contrary to the rules of the bank, but I should have the money.* 
Continuing, he said, "I never had a paper go to protest in my life, 
and my father, although he signed notes of large amounts for 
others, died without a judgment hanging over him and owed no 
man a dollar." 

* It was in the early 70's that a change came to my business 
activities. The people began to organize their business institu- 
tions throughout the state into corporations and for awhile all 
private enterprises were more or less submerged in the new busi- 
ness movements. At this time Abraham 0. Smoot became presi- 
dent of the Utah Stake of Zion. He called upon me and expressed 
the desire that I put my property, and especially my mill into the 
new organizations." "The factory," he said, "needed the mill." "It 
already had one and it was his intention to make Myron Tanner 
superintendent both of his own mill, should it be put into the fac- 
tyry, and the one owned by the factory. The proposition was not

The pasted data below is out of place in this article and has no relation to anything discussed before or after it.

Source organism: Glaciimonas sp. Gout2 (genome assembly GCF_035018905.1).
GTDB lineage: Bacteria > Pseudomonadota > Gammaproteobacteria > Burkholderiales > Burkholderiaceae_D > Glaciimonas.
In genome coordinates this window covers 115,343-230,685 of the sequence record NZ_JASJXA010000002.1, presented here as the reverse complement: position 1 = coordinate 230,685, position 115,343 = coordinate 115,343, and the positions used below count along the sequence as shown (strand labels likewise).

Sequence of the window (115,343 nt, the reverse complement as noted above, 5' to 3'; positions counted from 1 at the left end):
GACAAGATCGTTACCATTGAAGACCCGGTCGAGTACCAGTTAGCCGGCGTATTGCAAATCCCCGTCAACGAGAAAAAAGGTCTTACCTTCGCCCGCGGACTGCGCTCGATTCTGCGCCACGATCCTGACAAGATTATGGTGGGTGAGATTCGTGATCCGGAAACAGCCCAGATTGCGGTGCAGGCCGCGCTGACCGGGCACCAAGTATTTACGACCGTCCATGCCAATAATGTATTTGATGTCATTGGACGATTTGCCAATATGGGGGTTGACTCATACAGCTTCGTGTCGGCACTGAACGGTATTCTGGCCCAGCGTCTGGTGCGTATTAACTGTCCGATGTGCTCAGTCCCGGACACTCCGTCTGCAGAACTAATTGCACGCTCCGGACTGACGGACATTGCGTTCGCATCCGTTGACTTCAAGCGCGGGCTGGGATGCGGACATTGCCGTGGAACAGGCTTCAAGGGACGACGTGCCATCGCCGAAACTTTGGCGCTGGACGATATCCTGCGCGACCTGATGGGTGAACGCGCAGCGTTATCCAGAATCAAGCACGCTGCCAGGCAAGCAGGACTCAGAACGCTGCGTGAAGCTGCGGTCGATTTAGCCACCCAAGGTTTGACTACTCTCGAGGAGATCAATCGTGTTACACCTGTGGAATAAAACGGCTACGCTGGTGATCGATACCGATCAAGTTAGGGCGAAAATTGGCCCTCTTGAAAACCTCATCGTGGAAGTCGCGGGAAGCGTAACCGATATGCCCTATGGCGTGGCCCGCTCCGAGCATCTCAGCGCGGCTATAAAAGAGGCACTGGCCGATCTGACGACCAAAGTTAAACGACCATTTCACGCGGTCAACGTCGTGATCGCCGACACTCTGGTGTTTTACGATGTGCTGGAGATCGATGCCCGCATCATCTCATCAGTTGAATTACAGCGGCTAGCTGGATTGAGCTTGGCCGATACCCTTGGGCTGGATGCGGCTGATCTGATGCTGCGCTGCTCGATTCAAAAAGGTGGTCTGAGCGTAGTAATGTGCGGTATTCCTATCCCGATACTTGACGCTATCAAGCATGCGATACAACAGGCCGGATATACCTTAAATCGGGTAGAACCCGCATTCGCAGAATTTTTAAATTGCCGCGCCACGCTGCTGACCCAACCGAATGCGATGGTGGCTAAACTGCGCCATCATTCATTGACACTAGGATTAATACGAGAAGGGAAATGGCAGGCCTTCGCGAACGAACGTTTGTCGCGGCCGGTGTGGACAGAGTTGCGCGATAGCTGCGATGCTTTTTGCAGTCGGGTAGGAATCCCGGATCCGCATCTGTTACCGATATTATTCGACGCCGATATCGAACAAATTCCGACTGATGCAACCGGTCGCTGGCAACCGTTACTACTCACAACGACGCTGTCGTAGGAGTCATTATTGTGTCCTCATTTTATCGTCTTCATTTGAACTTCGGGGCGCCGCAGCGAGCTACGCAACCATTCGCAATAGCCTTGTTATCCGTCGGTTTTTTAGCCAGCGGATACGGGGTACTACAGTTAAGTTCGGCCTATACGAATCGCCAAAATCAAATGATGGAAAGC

very acceptable. In the first place, Myron Tanner had business 
ideas that were somewhat peculiar and altogether his own. He 
much preferred to keep his mill which was bringing him in a large 
income for those days and he was, perhaps, as well to do as any 


busineaa man in the town. The desirability, however, of the new 
movement was urged upon hira and had become in those days so 
strongly associated with the religious spirit of the time that it 
seemed almost like religious indifference to the Church to with- 
stand the very general counsel to act in an organized manner 
through the medium of business corporations. 

The result of the express wish of President Smoot was finally 
a compromise brought about by submitting the matter, and leav- 
ing it to President Brigham Young, who decided that if Myron 
Tanner would exchange one half of his mill for stock in the Provo 
Woolen Mills that would be satisfactory and that he should further 
have the privilege of managing his own mill. This proved in a 
measure, a financial disaster. The factory stock was subject to